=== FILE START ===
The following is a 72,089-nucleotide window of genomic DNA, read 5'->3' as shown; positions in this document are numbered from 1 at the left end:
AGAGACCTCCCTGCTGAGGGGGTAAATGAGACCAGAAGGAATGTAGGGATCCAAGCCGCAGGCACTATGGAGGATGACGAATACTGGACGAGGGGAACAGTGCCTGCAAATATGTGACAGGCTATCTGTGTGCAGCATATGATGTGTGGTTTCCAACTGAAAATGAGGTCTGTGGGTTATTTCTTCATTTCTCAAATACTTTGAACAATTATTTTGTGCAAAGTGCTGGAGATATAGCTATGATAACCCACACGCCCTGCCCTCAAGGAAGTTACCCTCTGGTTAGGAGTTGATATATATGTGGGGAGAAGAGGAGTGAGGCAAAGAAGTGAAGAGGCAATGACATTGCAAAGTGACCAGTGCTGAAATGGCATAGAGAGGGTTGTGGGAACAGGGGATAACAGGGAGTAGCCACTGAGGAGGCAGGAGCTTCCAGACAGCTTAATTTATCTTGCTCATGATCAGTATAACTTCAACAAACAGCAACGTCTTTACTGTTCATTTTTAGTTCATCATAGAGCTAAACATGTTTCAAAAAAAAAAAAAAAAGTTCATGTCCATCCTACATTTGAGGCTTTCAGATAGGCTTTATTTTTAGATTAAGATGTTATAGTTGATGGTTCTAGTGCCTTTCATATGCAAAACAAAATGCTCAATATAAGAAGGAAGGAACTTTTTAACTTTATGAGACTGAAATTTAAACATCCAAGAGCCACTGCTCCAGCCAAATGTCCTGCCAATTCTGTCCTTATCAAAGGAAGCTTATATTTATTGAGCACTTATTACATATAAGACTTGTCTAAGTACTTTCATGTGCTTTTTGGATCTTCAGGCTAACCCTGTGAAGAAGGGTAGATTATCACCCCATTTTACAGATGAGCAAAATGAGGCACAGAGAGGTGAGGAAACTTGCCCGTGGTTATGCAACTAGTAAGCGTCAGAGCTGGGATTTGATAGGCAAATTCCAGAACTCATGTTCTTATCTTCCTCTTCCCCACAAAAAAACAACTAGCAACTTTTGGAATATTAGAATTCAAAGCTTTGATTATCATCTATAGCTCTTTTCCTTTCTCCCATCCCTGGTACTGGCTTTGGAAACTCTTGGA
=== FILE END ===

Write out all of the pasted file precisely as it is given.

The following is a 72,089-nucleotide window of genomic DNA, read 5'->3' as shown; positions in this document are numbered from 1 at the left end:
AGAGACCTCCCTGCTGAGGGGGTAAATGAGACCAGAAGGAATGTAGGGATCCAAGCCGCAGGCACTATGGAGGATGACGAATACTGGACGAGGGGAACAGTGCCTGCAAATATGTGACAGGCTATCTGTGTGCAGCATATGATGTGTGGTTTCCAACTGAAAATGAGGTCTGTGGGTTATTTCTTCATTTCTCAAATACTTTGAACAATTATTTTGTGCAAAGTGCTGGAGATATAGCTATGATAACCCACACGCCCTGCCCTCAAGGAAGTTACCCTCTGGTTAGGAGTTGATATATATGTGGGGAGAAGAGGAGTGAGGCAAAGAAGTGAAGAGGCAATGACATTGCAAAGTGACCAGTGCTGAAATGGCATAGAGAGGGTTGTGGGAACAGGGGATAACAGGGAGTAGCCACTGAGGAGGCAGGAGCTTCCAGACAGCTTAATTTATCTTGCTCATGATCAGTATAACTTCAACAAACAGCAACGTCTTTACTGTTCATTTTTAGTTCATCATAGAGCTAAACATGTTTCAAAAAAAAAAAAAAAAGTTCATGTCCATCCTACATTTGAGGCTTTCAGATAGGCTTTATTTTTAGATTAAGATGTTATAGTTGATGGTTCTAGTGCCTTTCATATGCAAAACAAAATGCTCAATATAAGAAGGAAGGAACTTTTTAACTTTATGAGACTGAAATTTAAACATCCAAGAGCCACTGCTCCAGCCAAATGTCCTGCCAATTCTGTCCTTATCAAAGGAAGCTTATATTTATTGAGCACTTATTACATATAAGACTTGTCTAAGTACTTTCATGTGCTTTTTGGATCTTCAGGCTAACCCTGTGAAGAAGGGTAGATTATCACCCCATTTTACAGATGAGCAAAATGAGGCACAGAGAGGTGAGGAAACTTGCCCGTGGTTATGCAACTAGTAAGCGTCAGAGCTGGGATTTGATAGGCAAATTCCAGAACTCATGTTCTTATCTTCCTCTTCCCCACAAAAAAACAACTAGCAACTTTTGGAATATTAGAATTCAAAGCTTTGATTATCATCTATAGCTCTTTTCCTTTCTCCCATCCCTGGTACTGGCTTTGGAAACTCTTGGA